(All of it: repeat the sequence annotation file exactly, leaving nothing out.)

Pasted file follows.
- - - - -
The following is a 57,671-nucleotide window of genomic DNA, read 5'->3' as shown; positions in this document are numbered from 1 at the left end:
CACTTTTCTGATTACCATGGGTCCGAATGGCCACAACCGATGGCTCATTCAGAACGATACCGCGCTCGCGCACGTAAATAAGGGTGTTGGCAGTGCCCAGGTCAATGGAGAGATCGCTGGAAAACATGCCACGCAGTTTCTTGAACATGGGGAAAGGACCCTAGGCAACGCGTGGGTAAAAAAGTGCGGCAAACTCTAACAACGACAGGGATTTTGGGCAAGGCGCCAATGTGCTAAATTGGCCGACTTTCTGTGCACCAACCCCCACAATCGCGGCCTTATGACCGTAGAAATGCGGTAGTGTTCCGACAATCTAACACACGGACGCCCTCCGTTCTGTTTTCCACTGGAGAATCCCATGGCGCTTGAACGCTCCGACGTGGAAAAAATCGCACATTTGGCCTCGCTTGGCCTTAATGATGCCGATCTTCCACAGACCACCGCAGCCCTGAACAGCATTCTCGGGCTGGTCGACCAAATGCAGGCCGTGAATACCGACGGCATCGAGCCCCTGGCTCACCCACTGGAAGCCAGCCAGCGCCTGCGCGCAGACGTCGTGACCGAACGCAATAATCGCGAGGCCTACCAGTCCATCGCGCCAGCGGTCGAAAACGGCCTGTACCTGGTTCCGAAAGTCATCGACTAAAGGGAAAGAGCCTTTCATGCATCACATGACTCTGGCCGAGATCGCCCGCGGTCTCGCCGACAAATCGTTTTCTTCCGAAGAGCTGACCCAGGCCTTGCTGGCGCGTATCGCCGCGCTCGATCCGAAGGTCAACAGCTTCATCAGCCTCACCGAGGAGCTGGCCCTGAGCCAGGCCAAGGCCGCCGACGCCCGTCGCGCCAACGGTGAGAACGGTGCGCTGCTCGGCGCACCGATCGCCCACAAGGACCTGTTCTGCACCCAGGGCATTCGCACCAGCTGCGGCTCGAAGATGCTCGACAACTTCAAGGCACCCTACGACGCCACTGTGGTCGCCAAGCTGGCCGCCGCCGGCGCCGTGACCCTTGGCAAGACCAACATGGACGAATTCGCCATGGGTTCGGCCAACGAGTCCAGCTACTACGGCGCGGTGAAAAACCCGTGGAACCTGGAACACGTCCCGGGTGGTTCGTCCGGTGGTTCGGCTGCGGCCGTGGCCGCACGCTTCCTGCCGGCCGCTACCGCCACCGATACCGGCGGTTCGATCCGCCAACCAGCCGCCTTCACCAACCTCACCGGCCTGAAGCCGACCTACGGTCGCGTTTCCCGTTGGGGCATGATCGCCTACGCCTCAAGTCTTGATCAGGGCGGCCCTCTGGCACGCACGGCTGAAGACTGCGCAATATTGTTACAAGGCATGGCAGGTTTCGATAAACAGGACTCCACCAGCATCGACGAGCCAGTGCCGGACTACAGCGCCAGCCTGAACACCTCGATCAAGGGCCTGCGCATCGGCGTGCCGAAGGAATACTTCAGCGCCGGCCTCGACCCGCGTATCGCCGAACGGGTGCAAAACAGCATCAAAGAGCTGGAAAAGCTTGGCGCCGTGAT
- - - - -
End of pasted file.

The following is a 57,671-nucleotide window of genomic DNA, read 5'->3' as shown; positions in this document are numbered from 1 at the left end:
CACTTTTCTGATTACCATGGGTCCGAATGGCCACAACCGATGGCTCATTCAGAACGATACCGCGCTCGCGCACGTAAATAAGGGTGTTGGCAGTGCCCAGGTCAATGGAGAGATCGCTGGAAAACATGCCACGCAGTTTCTTGAACATGGGGAAAGGACCCTAGGCAACGCGTGGGTAAAAAAGTGCGGCAAACTCTAACAACGACAGGGATTTTGGGCAAGGCGCCAATGTGCTAAATTGGCCGACTTTCTGTGCACCAACCCCCACAATCGCGGCCTTATGACCGTAGAAATGCGGTAGTGTTCCGACAATCTAACACACGGACGCCCTCCGTTCTGTTTTCCACTGGAGAATCCCATGGCGCTTGAACGCTCCGACGTGGAAAAAATCGCACATTTGGCCTCGCTTGGCCTTAATGATGCCGATCTTCCACAGACCACCGCAGCCCTGAACAGCATTCTCGGGCTGGTCGACCAAATGCAGGCCGTGAATACCGACGGCATCGAGCCCCTGGCTCACCCACTGGAAGCCAGCCAGCGCCTGCGCGCAGACGTCGTGACCGAACGCAATAATCGCGAGGCCTACCAGTCCATCGCGCCAGCGGTCGAAAACGGCCTGTACCTGGTTCCGAAAGTCATCGACTAAAGGGAAAGAGCCTTTCATGCATCACATGACTCTGGCCGAGATCGCCCGCGGTCTCGCCGACAAATCGTTTTCTTCCGAAGAGCTGACCCAGGCCTTGCTGGCGCGTATCGCCGCGCTCGATCCGAAGGTCAACAGCTTCATCAGCCTCACCGAGGAGCTGGCCCTGAGCCAGGCCAAGGCCGCCGACGCCCGTCGCGCCAACGGTGAGAACGGTGCGCTGCTCGGCGCACCGATCGCCCACAAGGACCTGTTCTGCACCCAGGGCATTCGCACCAGCTGCGGCTCGAAGATGCTCGACAACTTCAAGGCACCCTACGACGCCACTGTGGTCGCCAAGCTGGCCGCCGCCGGCGCCGTGACCCTTGGCAAGACCAACATGGACGAATTCGCCATGGGTTCGGCCAACGAGTCCAGCTACTACGGCGCGGTGAAAAACCCGTGGAACCTGGAACACGTCCCGGGTGGTTCGTCCGGTGGTTCGGCTGCGGCCGTGGCCGCACGCTTCCTGCCGGCCGCTACCGCCACCGATACCGGCGGTTCGATCCGCCAACCAGCCGCCTTCACCAACCTCACCGGCCTGAAGCCGACCTACGGTCGCGTTTCCCGTTGGGGCATGATCGCCTACGCCTCAAGTCTTGATCAGGGCGGCCCTCTGGCACGCACGGCTGAAGACTGCGCAATATTGTTACAAGGCATGGCAGGTTTCGATAAACAGGACTCCACCAGCATCGACGAGCCAGTGCCGGACTACAGCGCCAGCCTGAACACCTCGATCAAGGGCCTGCGCATCGGCGTGCCGAAGGAATACTTCAGCGCCGGCCTCGACCCGCGTATCGCCGAACGGGTGCAAAACAGCATCAAAGAGCTGGAAAAGCTTGGCGCCGTGAT